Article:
Research from the Milner Centre for Evolution shows that birds with more complex skeletons are more specialised and so are less species rich.
A new study of the evolution of birds shows that as their skeletons become more complex, they also decrease in diversity, with fewer species as they become more specialised in their niches. The findings, published in Nature Communications , show a correlation between skeleton complexity and bird diversity for the first time, and help biologists better understand why biodiversity varies across the birds.
Researchers at the Milner Centre for Evolution at the University of Bath looked at 983 species across all major groups of living birds and measured the complexity of their skeletons by comparing the bones in their fore limbs (wings) and hind limbs (legs).
They found that less complex birds - those with a smaller differences between their fore and hind limbs - had more species diversity than those with higher complexity and a larger difference between their limbs.
For example, birds such as pigeons, gulls and songbirds (passerines) have low skeletal complexity but a high diversity of species living in varied habitats across the world.
At the other end of the spectrum, flamingos, and ostriches have short wings in comparison to their legs, and so have more complex limb skeletons. Groups with more complex skeletons may occupy smaller niches and are less able to subdivide those niche spaces in order to produce new species.
Whilst evolution can produce forms with lower complexity, these findings suggest that birds with more complex skeletons have become more specialised over time and so more developmentally entrenched. This may make them less likely to evolve back to become simpler again.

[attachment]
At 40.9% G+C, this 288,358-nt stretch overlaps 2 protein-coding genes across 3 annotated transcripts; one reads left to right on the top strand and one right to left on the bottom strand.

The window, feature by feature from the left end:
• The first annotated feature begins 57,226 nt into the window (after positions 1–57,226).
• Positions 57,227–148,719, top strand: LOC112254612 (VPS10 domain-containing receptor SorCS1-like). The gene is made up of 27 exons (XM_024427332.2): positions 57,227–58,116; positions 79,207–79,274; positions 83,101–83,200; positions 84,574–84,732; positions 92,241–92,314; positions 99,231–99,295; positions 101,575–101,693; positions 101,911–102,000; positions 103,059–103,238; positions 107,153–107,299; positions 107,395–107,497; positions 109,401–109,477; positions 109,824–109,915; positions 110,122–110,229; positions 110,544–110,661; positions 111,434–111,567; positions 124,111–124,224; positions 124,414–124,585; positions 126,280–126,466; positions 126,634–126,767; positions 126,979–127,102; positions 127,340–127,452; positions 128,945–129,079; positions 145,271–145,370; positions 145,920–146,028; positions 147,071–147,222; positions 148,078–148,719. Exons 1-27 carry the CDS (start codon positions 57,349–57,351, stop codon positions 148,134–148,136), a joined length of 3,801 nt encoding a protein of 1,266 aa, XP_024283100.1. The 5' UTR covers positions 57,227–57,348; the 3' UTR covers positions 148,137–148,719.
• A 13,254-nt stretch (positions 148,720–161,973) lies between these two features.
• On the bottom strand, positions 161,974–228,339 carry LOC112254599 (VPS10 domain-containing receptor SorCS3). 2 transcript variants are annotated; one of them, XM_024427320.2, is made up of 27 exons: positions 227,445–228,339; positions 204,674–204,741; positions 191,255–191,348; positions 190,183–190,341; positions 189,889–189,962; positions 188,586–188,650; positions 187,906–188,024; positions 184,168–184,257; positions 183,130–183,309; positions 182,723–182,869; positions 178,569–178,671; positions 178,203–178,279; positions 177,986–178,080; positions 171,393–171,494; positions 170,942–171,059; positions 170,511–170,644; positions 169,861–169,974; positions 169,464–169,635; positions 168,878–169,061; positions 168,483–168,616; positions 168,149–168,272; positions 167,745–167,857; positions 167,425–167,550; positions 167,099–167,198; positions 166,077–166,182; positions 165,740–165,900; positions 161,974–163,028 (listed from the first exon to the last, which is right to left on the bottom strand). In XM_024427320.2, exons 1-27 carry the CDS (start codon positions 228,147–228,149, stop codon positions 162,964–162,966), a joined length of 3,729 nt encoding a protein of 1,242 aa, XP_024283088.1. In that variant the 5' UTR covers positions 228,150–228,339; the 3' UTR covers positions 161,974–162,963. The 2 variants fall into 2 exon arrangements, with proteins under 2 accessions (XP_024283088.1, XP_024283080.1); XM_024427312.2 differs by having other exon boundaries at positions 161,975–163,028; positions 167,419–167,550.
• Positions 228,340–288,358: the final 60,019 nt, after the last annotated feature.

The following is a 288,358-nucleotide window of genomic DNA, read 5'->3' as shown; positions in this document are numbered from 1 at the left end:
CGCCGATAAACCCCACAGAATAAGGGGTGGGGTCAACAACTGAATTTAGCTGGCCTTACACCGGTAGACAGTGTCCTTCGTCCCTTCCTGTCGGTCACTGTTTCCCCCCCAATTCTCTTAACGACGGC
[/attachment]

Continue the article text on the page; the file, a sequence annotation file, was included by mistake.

Causes of biodiversity
Professor Matthew Wills, from the Milner Centre for Evolution at the University of Bath, said: "We wanted to understand what causes some groups of birds to be species rich and others to be species poor - although ecology obviously plays an important part, it doesn’t account for the huge differences we see in biodiversity.
"The received wisdom that there is no direction to evolution - that selection can act in any direction. Our study suggests that, in birds at least, the more they specialise, the less they are able to give rise to new species."
Putting all the eggs in one basket
The researchers also found that birds with more complex skeletons were generally more ecologically specialised, occupying fewer habitats and foraging for food in fewer ways.
Andrew Brinkworth, PhD candidate at the Milner Centre for Evolution and first author of the paper, said: "Species can evolve to be specialised, and fill very small niches.
"However in doing so, they restrict the number of routes they can evolve further, meaning they are likely to be less resilient to changes in the environment such as those caused by habitat loss, disruption to food chains and climate change.
"From our findings we predict that birds with more complex skeletons and less diversity will be at greater risk of extinction from these changes."
The researchers next plan to test if this pattern is also true in other animals.
The study was led by the University of Bath, in collaboration with colleagues at the University of Lincoln, University College London and the Chinese Academy of Sciences.
It was funded by the NERC GW4+ Doctoral Training Partnership , John Templeton Foundation and BBSRC, and was published in Nature Communications .
Professor Wills and Dr Ruta have written about the evolution of complexity in The Conversation: "It’s reassuring to think humans are evolution’s ultimate destination - but research shows we may be an accident" .